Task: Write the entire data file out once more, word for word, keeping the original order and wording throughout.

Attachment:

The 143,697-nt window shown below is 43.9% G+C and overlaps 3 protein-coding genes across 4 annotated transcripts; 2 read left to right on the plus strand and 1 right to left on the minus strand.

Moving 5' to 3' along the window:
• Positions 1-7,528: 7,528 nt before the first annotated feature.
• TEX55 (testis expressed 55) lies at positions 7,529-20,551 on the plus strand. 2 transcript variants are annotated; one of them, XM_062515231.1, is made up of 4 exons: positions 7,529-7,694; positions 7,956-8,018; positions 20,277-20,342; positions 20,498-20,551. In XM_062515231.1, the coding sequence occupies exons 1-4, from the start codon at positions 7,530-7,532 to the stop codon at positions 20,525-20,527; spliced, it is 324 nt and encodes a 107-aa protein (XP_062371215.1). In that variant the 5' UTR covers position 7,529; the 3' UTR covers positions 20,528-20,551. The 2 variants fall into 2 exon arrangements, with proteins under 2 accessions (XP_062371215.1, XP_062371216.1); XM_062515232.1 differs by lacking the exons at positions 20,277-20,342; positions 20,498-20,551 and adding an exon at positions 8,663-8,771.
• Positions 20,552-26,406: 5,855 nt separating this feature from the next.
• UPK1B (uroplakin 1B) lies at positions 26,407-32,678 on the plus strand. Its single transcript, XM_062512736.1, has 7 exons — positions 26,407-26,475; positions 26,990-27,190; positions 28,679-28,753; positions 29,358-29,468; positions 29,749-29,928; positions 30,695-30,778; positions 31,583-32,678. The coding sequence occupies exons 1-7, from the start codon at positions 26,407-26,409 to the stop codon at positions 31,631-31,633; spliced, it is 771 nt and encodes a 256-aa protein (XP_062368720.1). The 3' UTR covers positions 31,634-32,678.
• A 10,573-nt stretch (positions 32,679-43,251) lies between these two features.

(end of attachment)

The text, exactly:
The 143,697-nt window shown below is 43.9% G+C and overlaps 3 protein-coding genes across 4 annotated transcripts; 2 read left to right on the plus strand and 1 right to left on the minus strand.

Moving 5' to 3' along the window:
• Positions 1-7,528: 7,528 nt before the first annotated feature.
• TEX55 (testis expressed 55) lies at positions 7,529-20,551 on the plus strand. 2 transcript variants are annotated; one of them, XM_062515231.1, is made up of 4 exons: positions 7,529-7,694; positions 7,956-8,018; positions 20,277-20,342; positions 20,498-20,551. In XM_062515231.1, the coding sequence occupies exons 1-4, from the start codon at positions 7,530-7,532 to the stop codon at positions 20,525-20,527; spliced, it is 324 nt and encodes a 107-aa protein (XP_062371215.1). In that variant the 5' UTR covers position 7,529; the 3' UTR covers positions 20,528-20,551. The 2 variants fall into 2 exon arrangements, with proteins under 2 accessions (XP_062371215.1, XP_062371216.1); XM_062515232.1 differs by lacking the exons at positions 20,277-20,342; positions 20,498-20,551 and adding an exon at positions 8,663-8,771.
• Positions 20,552-26,406: 5,855 nt separating this feature from the next.
• UPK1B (uroplakin 1B) lies at positions 26,407-32,678 on the plus strand. Its single transcript, XM_062512736.1, has 7 exons — positions 26,407-26,475; positions 26,990-27,190; positions 28,679-28,753; positions 29,358-29,468; positions 29,749-29,928; positions 30,695-30,778; positions 31,583-32,678. The coding sequence occupies exons 1-7, from the start codon at positions 26,407-26,409 to the stop codon at positions 31,631-31,633; spliced, it is 771 nt and encodes a 256-aa protein (XP_062368720.1). The 3' UTR covers positions 31,634-32,678.
• A 10,573-nt stretch (positions 32,679-43,251) lies between these two features.